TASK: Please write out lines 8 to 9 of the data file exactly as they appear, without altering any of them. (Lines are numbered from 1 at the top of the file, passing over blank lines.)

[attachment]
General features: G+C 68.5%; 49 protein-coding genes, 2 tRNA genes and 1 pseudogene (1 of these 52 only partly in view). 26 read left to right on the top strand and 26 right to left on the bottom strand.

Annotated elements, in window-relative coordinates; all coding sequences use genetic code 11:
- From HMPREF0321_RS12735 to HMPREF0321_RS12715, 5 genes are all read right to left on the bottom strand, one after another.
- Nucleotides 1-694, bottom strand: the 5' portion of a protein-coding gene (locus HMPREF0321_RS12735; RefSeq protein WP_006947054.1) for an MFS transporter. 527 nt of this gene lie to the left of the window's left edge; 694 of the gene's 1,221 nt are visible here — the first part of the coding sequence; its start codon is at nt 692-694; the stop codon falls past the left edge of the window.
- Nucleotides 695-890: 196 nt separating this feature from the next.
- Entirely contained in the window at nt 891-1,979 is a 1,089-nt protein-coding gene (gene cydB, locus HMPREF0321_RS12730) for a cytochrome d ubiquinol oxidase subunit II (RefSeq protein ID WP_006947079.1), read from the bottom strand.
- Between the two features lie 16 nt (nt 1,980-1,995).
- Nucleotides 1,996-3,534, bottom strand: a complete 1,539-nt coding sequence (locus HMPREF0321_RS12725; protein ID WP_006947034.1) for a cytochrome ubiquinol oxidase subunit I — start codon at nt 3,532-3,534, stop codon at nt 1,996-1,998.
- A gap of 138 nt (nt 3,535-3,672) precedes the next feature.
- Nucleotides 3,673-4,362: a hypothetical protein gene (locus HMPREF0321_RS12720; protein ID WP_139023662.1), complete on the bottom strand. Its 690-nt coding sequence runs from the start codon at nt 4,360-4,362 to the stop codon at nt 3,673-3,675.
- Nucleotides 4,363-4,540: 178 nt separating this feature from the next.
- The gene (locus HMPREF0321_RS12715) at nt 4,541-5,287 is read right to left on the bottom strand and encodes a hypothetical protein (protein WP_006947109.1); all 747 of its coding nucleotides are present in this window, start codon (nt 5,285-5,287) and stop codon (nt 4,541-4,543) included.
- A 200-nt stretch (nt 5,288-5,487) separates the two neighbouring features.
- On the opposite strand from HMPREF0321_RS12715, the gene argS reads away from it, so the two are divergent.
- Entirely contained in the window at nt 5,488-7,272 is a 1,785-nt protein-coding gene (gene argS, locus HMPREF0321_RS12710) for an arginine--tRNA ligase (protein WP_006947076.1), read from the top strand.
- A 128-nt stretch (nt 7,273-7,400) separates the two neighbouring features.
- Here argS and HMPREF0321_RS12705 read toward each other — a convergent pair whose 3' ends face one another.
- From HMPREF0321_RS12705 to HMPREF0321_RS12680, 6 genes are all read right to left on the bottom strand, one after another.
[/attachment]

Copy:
- Nucleotides 1,996-3,534, bottom strand: a complete 1,539-nt coding sequence (locus HMPREF0321_RS12725; protein ID WP_006947034.1) for a cytochrome ubiquinol oxidase subunit I — start codon at nt 3,532-3,534, stop codon at nt 1,996-1,998.
- A gap of 138 nt (nt 3,535-3,672) precedes the next feature.